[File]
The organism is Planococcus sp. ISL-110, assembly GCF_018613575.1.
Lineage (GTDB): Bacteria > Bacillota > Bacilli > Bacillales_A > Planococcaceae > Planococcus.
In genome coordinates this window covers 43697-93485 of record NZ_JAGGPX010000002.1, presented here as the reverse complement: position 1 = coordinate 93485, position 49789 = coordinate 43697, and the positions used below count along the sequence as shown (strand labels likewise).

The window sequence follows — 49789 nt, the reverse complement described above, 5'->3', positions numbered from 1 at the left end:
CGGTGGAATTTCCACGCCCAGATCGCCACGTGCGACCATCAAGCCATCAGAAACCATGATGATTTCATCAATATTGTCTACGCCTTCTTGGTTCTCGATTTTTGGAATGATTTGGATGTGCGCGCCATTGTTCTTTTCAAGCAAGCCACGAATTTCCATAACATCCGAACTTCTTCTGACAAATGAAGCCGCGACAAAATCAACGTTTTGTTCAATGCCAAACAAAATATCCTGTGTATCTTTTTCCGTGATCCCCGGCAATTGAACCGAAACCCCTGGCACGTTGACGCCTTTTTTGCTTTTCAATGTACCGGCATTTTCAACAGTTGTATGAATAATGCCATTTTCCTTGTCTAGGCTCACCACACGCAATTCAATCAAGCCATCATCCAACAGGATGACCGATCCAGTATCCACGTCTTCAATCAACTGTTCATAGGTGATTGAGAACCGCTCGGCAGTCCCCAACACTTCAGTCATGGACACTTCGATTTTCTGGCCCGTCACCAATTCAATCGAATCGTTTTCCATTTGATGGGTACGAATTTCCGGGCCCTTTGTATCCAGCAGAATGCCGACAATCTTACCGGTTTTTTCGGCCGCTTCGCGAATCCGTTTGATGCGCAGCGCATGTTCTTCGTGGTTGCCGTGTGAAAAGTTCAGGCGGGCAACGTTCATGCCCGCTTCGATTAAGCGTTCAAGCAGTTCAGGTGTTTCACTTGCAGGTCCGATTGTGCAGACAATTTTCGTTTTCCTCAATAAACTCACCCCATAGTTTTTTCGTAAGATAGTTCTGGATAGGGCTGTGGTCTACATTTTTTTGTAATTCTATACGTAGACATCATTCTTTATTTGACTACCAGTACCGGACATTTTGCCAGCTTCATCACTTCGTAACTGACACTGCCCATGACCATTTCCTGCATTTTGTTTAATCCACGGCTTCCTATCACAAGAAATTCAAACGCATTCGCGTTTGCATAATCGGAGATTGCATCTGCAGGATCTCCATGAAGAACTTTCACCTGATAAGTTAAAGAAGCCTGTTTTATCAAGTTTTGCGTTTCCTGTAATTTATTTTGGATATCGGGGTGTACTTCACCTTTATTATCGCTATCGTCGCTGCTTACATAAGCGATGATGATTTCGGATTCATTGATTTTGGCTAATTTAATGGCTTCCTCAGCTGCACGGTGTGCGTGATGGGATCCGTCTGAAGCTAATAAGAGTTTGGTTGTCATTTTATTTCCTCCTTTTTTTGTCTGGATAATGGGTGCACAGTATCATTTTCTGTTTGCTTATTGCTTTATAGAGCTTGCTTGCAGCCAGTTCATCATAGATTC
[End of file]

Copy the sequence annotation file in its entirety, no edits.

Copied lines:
The organism is Planococcus sp. ISL-110, assembly GCF_018613575.1.
Lineage (GTDB): Bacteria > Bacillota > Bacilli > Bacillales_A > Planococcaceae > Planococcus.
In genome coordinates this window covers 43697-93485 of record NZ_JAGGPX010000002.1, presented here as the reverse complement: position 1 = coordinate 93485, position 49789 = coordinate 43697, and the positions used below count along the sequence as shown (strand labels likewise).

The window sequence follows — 49789 nt, the reverse complement described above, 5'->3', positions numbered from 1 at the left end:
CGGTGGAATTTCCACGCCCAGATCGCCACGTGCGACCATCAAGCCATCAGAAACCATGATGATTTCATCAATATTGTCTACGCCTTCTTGGTTCTCGATTTTTGGAATGATTTGGATGTGCGCGCCATTGTTCTTTTCAAGCAAGCCACGAATTTCCATAACATCCGAACTTCTTCTGACAAATGAAGCCGCGACAAAATCAACGTTTTGTTCAATGCCAAACAAAATATCCTGTGTATCTTTTTCCGTGATCCCCGGCAATTGAACCGAAACCCCTGGCACGTTGACGCCTTTTTTGCTTTTCAATGTACCGGCATTTTCAACAGTTGTATGAATAATGCCATTTTCCTTGTCTAGGCTCACCACACGCAATTCAATCAAGCCATCATCCAACAGGATGACCGATCCAGTATCCACGTCTTCAATCAACTGTTCATAGGTGATTGAGAACCGCTCGGCAGTCCCCAACACTTCAGTCATGGACACTTCGATTTTCTGGCCCGTCACCAATTCAATCGAATCGTTTTCCATTTGATGGGTACGAATTTCCGGGCCCTTTGTATCCAGCAGAATGCCGACAATCTTACCGGTTTTTTCGGCCGCTTCGCGAATCCGTTTGATGCGCAGCGCATGTTCTTCGTGGTTGCCGTGTGAAAAGTTCAGGCGGGCAACGTTCATGCCCGCTTCGATTAAGCGTTCAAGCAGTTCAGGTGTTTCACTTGCAGGTCCGATTGTGCAGACAATTTTCGTTTTCCTCAATAAACTCACCCCATAGTTTTTTCGTAAGATAGTTCTGGATAGGGCTGTGGTCTACATTTTTTTGTAATTCTATACGTAGACATCATTCTTTATTTGACTACCAGTACCGGACATTTTGCCAGCTTCATCACTTCGTAACTGACACTGCCCATGACCATTTCCTGCATTTTGTTTAATCCACGGCTTCCTATCACAAGAAATTCAAACGCATTCGCGTTTGCATAATCGGAGATTGCATCTGCAGGATCTCCATGAAGAACTTTCACCTGATAAGTTAAAGAAGCCTGTTTTATCAAGTTTTGCGTTTCCTGTAATTTATTTTGGATATCGGGGTGTACTTCACCTTTATTATCGCTATCGTCGCTGCTTACATAAGCGATGATGATTTCGGATTCATTGATTTTGGCTAATTTAATGGCTTCCTCAGCTGCACGGTGTGCGTGATGGGATCCGTCTGAAGCTAATAAGAGTTTGGTTGTCATTTTATTTCCTCCTTTTTTTGTCTGGATAATGGGTGCACAGTATCATTTTCTGTTTGCTTATTGCTTTATAGAGCTTGCTTGCAGCCAGTTCATCATAGATTC